(Nov. 25, 2020) Change is coming to the NCUA Board in the next 10 days or so, following change that already occurred late last week with the resignation of one of the board members. Here’s a quick rundown of what happened late last week, what’s scheduled to happen next week, and a look at what may be ahead for leadership of the agency.
- Last week, Senate Majority Leader Mitch McConnell (R-Ky.) announced (via the Senate’s executive calendar, which lists when executive branch nominees will begin to be considered by the Senate) that the nomination of Kyle S. Hauptman to be a member of the NCUA Board would be considered as early as Monday of next week (Nov. 30). Hauptman was nominated by outgoing President Donald Trump (R ) last summer to take the seat of J. Mark McWatters, whose term expired in August 2019; McWatters has been serving in a holdover capacity until his successor (Hauptman) was confirmed by the Senate. McWatters is a former chairman of the NCUA Board (succeeded by current Chairman Rodney Hood last year), who was named to that position by Trump.
- On Thursday, during the regular monthly meeting of the NCUA Board, both Board Members McWatters and Todd Harper expressed some dissatisfaction with the proposed NCUA budget for 2021, which is scheduled to be the subject of a Dec. 2 briefing by the agency (and which NASCUS has requested to provide comments for). McWatters also announced that he would not support the 2021 staff budget as drafted “as long as I’m on this board.” The NCUA Board is scheduled to consider the 2021 budget at its next monthly meeting, set for Dec. 17.
- Late Friday, McWatters released a copy of a letter he said he had sent to Trump that day informing the president that he was submitting his resignation. “As the Senate is scheduled to confirm my successor in the next few days, I hereby resign my position as of today,” McWatters wrote.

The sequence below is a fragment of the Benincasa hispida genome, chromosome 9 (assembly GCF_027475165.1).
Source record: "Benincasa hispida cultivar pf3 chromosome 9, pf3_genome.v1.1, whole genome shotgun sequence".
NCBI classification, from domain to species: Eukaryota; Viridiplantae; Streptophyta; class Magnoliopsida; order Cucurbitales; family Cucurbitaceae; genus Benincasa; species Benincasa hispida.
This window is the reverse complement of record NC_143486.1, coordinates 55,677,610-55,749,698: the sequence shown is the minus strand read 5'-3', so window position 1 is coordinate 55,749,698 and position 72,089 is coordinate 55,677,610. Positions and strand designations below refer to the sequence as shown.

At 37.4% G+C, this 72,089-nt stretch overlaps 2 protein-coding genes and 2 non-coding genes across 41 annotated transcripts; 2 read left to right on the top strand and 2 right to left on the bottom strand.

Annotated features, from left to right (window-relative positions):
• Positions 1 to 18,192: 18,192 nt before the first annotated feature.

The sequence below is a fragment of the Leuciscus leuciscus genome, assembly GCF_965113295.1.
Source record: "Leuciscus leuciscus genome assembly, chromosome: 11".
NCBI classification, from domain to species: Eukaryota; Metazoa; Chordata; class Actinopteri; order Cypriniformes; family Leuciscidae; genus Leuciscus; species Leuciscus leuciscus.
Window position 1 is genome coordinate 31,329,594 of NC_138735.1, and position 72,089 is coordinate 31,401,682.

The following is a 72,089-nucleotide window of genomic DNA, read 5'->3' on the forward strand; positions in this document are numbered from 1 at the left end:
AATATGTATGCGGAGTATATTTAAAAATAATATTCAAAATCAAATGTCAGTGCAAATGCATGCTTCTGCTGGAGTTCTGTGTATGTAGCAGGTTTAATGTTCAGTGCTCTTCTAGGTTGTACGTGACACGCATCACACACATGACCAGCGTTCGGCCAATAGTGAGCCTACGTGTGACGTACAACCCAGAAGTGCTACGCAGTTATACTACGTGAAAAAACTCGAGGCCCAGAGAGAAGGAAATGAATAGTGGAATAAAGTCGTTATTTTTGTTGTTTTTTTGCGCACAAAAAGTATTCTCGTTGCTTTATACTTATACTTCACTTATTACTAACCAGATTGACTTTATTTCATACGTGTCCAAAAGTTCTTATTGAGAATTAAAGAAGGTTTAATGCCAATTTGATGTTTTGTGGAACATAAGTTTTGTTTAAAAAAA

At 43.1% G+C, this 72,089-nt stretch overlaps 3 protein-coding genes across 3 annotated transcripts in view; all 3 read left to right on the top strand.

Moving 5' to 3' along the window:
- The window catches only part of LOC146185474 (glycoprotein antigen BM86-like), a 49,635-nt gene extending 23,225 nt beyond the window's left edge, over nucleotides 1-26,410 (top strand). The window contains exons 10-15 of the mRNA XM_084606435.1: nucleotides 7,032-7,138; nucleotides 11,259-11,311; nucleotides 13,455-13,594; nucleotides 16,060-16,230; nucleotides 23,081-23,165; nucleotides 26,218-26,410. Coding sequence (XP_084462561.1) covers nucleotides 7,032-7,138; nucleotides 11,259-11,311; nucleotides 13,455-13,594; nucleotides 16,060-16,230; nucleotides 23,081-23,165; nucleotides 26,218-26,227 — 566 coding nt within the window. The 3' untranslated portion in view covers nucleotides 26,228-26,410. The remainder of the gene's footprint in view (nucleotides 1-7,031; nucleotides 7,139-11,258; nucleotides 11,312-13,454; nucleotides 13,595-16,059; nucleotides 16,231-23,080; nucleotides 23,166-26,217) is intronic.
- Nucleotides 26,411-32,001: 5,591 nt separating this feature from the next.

- Monday, Hood publicly released a statement noting McWatters’ resignation, observing that “his years on the NCUA Board are a credit to his decades-long career in law and policymaking. I wish Mark all the best in his future endeavors.” (NCUA Board Member Todd Harper – who also voiced concerns about the budget – released a statement on social media reading (in part) “Mark leaves the Board with a commendable record of achievement, and I wish him well in his future endeavors.”)
The end result of all of this: When the NCUA Board meets Dec. 17 to consider the 2021 budget – including the overhead transfer rate (OTR) for the NCUSIF portion of the agency spending plan – there could be one new face on the board, and perhaps two votes in favor of the agency’s budget for next year.
Looking ahead, with the transition of President-elect Joseph R. Biden (D) now officially underway in advance of the Jan. 20 transfer of power from Trump, there is likely to be more change. The new president will be in a position to designate a new chairman of the NCUA Board (that position is not confirmed by the Senate if the individual has already been confirmed as a board member). As the only Democrat-appointee on the board, Harper is in line to become the next NCUA Board chairman if the president decides to take action.
The most recent example of the president tapping a member of his own party to be chairman: McWatters was named acting chairman of the agency board by Trump on Jan. 26, 2017 – six days after taking the oath of office as president. McWatters replaced Rick Metsger who remained on the board (ultimately to be succeeded by Hood). The “acting” part of McWatters’ title was removed by Trump in June of that year.
Harper’s term on the board ends in April; however, he may serve on the board until a successor is confirmed by the Senate. Hood’s term ends in August 2023; Hauptman, if confirmed, would inherit a term that runs to August 2025.